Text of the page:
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St. Petersburg man arrested in 2019 horse killing in Palmetto

In December 2019, three horses were killed within two weeks, rocking the Central Florida equestrian community. The Manatee County Sheriff’s Office says Eladio Garcia Gasca killed one of those horses.
Eladio Garcia Gasca, of St. Petersburg, faces charges of grand theft and animal cruelty after deputies accused him in the 2019 killing of a horse in Palmetto. Deputies said they used security footage from the night of the killing to place him at the scene.
Eladio Garcia Gasca, of St. Petersburg, faces charges of grand theft and animal cruelty after deputies accused him in the 2019 killing of a horse in Palmetto. Deputies said they used security footage from the night of the killing to place him at the scene. [ YouTube/Manatee County Sheriff's Office ]
Published Oct. 16, 2020
Updated Oct. 16, 2020

Nearly a year after a spate of brutal horse killings shook the Central Florida equestrian community, the region’s horse owners have reason to feel some relief. The Manatee County Sheriff’s Office says a St. Petersburg man has been arrested in one of those cases.

Eladio Garcia Gasca, 50, faces charges of grand theft and animal cruelty. Deputies said Gasca was responsible for the gruesome discovery a Palmetto horse owner made on Dec. 2, 2019: Someone had forced through a locked gate, stolen a horse, taken it into a nearby field, killed it and butchered it. Deputies wrote at the time that the killer or killers had “harvested most of the meat.”

A trail camera on the property captured a man on video as he shined a flashlight through the slats of the horse’s stall the night of the killing. His face was visible, and deputies said they expected tips to roll in. But for two months, they had no leads.

Related: Who’s killing horses in Central Florida? A mystery terrifies owners.

The arrest was made Thursday. The Sheriff’s Office announced Friday that deputies used the video “and other investigative means” to place Garcia Gasca at the scene. A sheriff’s spokeswoman said she couldn’t comment in more detail on those investigative tactics.

The Palmetto case was one of three Central Florida horse killings that attracted media attention over the span of about two weeks last fall.

A few days before the Palmetto killing, a horse’s body was found, skinned, near Ocala. Ten days after, a horse was stolen in Bushnell, its mangled corpse found near the farm where it had been boarded. It wasn’t clear at the time whether the cases were connected, and a Manatee sheriff’s spokeswoman said Friday that deputies don’t know if Garcia Gasca was connected to the other killings.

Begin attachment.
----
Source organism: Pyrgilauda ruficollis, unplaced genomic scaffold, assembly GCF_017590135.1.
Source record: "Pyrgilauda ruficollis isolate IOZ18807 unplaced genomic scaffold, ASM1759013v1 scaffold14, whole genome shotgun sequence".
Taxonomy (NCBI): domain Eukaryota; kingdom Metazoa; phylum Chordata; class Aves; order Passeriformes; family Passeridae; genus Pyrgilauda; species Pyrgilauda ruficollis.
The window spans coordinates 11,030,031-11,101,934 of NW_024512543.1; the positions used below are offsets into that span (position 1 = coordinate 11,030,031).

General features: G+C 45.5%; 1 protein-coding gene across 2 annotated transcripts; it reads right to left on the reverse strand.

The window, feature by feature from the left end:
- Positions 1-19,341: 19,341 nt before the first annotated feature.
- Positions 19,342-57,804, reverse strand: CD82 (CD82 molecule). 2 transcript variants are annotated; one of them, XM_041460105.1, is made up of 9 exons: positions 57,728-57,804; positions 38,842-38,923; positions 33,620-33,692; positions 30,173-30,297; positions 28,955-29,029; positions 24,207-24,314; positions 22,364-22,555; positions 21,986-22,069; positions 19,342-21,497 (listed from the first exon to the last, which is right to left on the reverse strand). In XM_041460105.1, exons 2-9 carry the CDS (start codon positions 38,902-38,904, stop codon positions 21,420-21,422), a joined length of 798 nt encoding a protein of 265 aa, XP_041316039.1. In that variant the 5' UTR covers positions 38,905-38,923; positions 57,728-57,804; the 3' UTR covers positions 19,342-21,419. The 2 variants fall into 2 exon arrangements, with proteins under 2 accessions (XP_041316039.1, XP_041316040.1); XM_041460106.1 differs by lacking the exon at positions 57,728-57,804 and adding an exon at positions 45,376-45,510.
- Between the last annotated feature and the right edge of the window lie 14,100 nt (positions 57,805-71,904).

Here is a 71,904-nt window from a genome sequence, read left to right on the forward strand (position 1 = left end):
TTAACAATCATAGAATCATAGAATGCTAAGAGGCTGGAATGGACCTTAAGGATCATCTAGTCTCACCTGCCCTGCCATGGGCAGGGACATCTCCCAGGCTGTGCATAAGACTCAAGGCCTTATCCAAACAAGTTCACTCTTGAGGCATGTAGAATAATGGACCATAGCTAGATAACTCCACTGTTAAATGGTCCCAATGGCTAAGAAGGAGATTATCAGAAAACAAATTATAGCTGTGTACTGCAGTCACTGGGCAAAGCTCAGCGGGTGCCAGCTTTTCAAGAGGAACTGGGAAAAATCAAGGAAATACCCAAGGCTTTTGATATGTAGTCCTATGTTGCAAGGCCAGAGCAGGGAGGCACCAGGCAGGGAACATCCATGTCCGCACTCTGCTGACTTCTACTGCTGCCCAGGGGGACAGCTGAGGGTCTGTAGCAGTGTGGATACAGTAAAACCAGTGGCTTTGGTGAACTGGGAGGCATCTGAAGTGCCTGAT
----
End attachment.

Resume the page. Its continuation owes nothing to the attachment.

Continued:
Kristine Wake, a Central Florida mortgage broker and horse owner, started a Facebook group, Keeping Florida Horses Safe, for horse owners to share concerns and suspicious activity; it drew more than 6,000 members, and Wake later founded a non-profit of the same name. She has since stepped down from both, saying the workload was too much, but she said the news of an arrest in the Palmetto case had her wearing “a smile from ear to ear.”

“We’re all ecstatic,” she added, speaking of the equestrian community. “We’re all very happy. Tears of joy, I know, have ran down my face and several of our members' faces.”

The arrest offered “a sigh of relief,” she said — to many horse owners, the animals are like family members, and the killings left many in the region anxious and hyper-vigilant. But the arrest of one accused horse butcher didn’t guarantee that there weren’t others out there.

In the past year, Wake said, the Central Florida horse community has become more aware of illegal horse slaughtering, a crime that’s historically plagued South Florida but hasn’t often caused problems farther north.

“It’s a gruesome situation," she said, "but it definitely united the horse community in the state of Florida.”

The nonprofit’s current president, Robin Burke, said she knows some in the community are frustrated it took 10 months to make an arrest, but she praised law enforcement efforts on the case.

“This doesn’t always happen overnight," she said. “They have to gather the pertinent evidence so they can have a solid case.”

Prior to last year’s killings, Central Florida’s only high-profile horse butchery case came in Palmetto in 2015, when someone slaughtered Phaedras de Blondel, a show jumper who had just been bought for hundreds of thousands of dollars. Phaedras' owners, the Stephens family, are mainstays of the American horse world and friends and neighbors of the owners of the horse Garcia Gasca is accused of killing.

No arrest was ever made in that case, but Steve Stephens said the arrest of Garcia Gasca gave him hope that it may yet be solved.

“We still can’t let our guard down,” he said.

Buying and selling horse meat is effectively illegal in the U.S., but last year’s killings weren’t the end of such incidents. In July, Burke noted, a horse was found slaughtered in Collier County. In April, a Miami rancher — who four years ago was caught selling horse meat to an undercover detective — was charged with animal cruelty after 23 malnourished horses were found on his ranch in Okeechobee County.

The owners of the horse killed in Palmetto declined to comment for this story. Garcia Gasca was being held Friday in the Pinellas County jail in lieu of $22,500 bail. The criminal case will be handled in Manatee County.